Permanent Life Insurance: Advantages & Disadvantages

Written by Rob Pinner

Permanent Life Insurance is also called “cash value insurance”.  This means a permanent policy builds up cash value over time.  There are 2 types of permanent policies on the market today.  They are:

  • Whole Life Insurance/Final Expense
  • Universal Life Insurance (There are 3 variations of universal life: Guaranteed Universal Life, Indexed Universal Life, and Variable Life)

Permanent life insurance can be a great asset to have in your financial toolbox.  In this article, I will explain the different types of permanent life insurance along with the pros and cons of each one.

What is permanent life insurance?

This type of life insurance is just like it sounds, PERMANENT.  This policy does not expire and depending on which type of permanent policy you purchase, most have a guaranteed premium.  These policies due build up cash value and earn interest.  How much cash value and interest all depends on the type of permanent policy you choose.  Below is a table that will give you a brief breakdown:

 

whole life-universal-life

 

Advantages of Permanent Insurance

The major advantages of buying a permanent policy are the death benefit, cash value growth, and you lock in the premium.

  • The death benefit on permanent policies are guaranteed for the life of the policy. They cannot be decreased unless you request this.  The death benefits of these policies run to age 120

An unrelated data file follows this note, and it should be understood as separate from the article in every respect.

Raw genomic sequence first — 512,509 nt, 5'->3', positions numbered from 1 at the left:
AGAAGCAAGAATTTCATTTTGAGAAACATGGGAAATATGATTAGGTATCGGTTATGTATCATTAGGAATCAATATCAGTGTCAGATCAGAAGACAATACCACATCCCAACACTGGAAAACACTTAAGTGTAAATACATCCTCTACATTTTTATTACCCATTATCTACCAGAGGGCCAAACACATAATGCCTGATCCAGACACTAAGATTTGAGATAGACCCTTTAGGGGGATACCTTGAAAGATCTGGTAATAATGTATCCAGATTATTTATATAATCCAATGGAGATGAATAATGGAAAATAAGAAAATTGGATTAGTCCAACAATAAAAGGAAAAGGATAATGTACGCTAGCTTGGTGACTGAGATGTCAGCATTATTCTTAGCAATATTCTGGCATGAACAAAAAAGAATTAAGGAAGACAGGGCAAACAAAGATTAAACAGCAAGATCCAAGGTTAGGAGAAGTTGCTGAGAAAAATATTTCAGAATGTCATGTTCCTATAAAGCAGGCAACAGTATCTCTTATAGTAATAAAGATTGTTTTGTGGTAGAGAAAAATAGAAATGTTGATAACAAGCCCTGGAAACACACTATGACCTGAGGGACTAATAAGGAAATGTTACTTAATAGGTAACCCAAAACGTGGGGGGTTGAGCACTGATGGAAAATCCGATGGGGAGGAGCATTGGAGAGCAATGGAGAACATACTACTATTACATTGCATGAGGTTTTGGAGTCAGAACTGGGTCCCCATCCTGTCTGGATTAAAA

• The cash value growth can vary depending on the policy you pick. Whole life can earn dividends along with guaranteed cash value while universal life has a variety of ways to earn interest.  With universal life policies you can even be invested in the market.
  • When you purchase your permanent policies (most of them anyways) you lock in the premium at that age. It cannot go up (most of them don’t) for the life of the policy
  • Withdrawals & Loans- The cash value of permanent life insurance policies grow tax deferred and usually can be withdrawn or taken out as a loan without any tax implications

Drawbacks to Permanent Life Insurance

  • The price of permanent life insurance policies is the biggest drawback. Term life insurance is going to be much cheaper, but it will expire at some point.
  • Longevity is also an issue for some clients. Some clients feel they will only need the coverage for a certain time frame.  They don’t want to invest all that money just to cancel policy later on down the road.

Types of Permanent Life Insurance

As seen earlier in the chart there are several different types of permanent insurance to choose from.  In the next section we will dive into that.

Whole Life Insurance:

Often referred to as ordinary life insurance, whole was the first insurance policy written in the United States.  Whole life insurance provides coverage for the life of the policy (age 121).  These types of permanent polices build a guaranteed cash value set by the carrier and listed in the contract.  Some policies, called participating whole life, also receive dividends along with the guaranteed cash value.  These dividends can be used to buy extra life insurance, accumulate, or be withdrawn.  One of whole life’s key setback is the price.  Whole life can be expensive compared to other types of policies.